The prayer of the singer is that God would give you the desire of your heart. Some would think that means that you make a list and bring it to God like a child hands a list of requests to Santa. We know, though, that David was a man after God’s own heart. There is an assumption in the psalms that the writer’s desire is for God. When we can be sure that God will give us the desire of our heart is when our heart is set on God.
For the director of music. A psalm of David.
1 May the LORD answer you when you are in distress;
may the name of the God of Jacob protect you.
2 May he send you help from the sanctuary
and grant you support from Zion.
3 May he remember all your sacrifices
and accept your burnt offerings.[b]
4 May he give you the desire of your heart
and make all your plans succeed.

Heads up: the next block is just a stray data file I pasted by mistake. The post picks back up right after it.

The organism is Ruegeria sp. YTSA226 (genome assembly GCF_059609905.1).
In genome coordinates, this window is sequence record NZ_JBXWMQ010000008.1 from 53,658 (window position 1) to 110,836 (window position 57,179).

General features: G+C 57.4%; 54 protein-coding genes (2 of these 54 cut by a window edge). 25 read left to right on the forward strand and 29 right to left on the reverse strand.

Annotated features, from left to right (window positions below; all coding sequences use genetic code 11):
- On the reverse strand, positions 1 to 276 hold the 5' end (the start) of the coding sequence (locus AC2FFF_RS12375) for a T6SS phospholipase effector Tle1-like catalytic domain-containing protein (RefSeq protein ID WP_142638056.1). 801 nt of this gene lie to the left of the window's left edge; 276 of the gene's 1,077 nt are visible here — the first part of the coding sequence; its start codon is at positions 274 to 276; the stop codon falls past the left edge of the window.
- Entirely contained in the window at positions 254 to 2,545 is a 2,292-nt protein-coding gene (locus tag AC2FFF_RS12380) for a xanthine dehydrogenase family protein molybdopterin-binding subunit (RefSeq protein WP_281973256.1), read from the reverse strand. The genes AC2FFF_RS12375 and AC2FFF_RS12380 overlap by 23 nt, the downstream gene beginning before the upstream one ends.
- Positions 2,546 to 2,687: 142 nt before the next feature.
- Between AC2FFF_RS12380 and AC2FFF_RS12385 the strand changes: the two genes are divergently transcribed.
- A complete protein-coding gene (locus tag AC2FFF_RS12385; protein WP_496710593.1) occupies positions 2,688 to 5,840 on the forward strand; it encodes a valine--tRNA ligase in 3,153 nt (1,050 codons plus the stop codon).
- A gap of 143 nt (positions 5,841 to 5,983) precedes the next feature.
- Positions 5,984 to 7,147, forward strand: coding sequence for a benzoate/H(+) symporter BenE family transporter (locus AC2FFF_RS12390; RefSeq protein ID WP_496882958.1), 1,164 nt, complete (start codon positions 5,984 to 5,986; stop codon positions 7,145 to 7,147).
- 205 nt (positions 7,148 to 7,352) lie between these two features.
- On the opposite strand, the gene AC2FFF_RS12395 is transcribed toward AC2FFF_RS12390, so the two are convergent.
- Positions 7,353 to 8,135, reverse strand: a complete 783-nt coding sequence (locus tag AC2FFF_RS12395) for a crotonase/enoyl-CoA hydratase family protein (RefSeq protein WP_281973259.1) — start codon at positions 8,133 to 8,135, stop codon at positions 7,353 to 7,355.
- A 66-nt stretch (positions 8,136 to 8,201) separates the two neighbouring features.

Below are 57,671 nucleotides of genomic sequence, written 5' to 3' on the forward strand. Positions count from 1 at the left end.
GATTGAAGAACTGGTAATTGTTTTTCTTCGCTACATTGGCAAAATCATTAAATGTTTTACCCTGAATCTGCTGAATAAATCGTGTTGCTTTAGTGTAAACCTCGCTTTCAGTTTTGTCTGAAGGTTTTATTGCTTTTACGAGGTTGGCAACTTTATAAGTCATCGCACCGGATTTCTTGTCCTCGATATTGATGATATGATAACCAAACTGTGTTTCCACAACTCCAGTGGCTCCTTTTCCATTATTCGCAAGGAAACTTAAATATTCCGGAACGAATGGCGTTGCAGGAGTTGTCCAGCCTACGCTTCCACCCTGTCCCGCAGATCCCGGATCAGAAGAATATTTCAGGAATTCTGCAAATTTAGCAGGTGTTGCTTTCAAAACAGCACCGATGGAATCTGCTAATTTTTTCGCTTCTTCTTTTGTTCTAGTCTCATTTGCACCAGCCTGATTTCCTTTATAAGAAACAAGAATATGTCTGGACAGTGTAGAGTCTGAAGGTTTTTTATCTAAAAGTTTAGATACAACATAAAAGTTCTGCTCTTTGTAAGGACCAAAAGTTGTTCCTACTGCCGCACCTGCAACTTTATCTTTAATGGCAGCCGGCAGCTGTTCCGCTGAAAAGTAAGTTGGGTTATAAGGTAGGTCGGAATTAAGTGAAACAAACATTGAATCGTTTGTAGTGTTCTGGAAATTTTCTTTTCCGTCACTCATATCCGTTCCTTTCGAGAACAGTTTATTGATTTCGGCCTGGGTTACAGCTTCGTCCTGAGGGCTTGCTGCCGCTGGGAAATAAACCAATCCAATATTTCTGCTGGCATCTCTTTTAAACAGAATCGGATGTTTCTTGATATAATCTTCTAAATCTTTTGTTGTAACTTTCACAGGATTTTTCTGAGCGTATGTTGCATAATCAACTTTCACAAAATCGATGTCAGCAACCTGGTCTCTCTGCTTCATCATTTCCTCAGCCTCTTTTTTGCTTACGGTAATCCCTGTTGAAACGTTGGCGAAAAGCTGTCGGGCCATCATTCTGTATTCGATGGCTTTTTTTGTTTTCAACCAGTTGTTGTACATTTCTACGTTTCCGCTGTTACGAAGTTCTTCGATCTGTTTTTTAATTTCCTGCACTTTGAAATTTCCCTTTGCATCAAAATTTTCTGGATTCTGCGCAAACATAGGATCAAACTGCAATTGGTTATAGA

5 May we shout for joy over your victory
and lift up our banners in the name of our God.
May the LORD grant all your requests.
6 Now this I know:
The LORD gives victory to his anointed.
He answers him from his heavenly sanctuary
with the victorious power of his right hand.
7 Some trust in chariots and some in horses,
but we trust in the name of the LORD our God.
8 They are brought to their knees and fall,
but we rise up and stand firm.
9 LORD, give victory to the king!
Answer us when we call!
- What word is repeated in verses 1-5?
- Who is the psalmist asking God to bless?
- Why can the psalmist be assured that God will bless?
- Do you sing a desire for God to bless others?
- Who could you lift up to God in the hopes that God might bless them?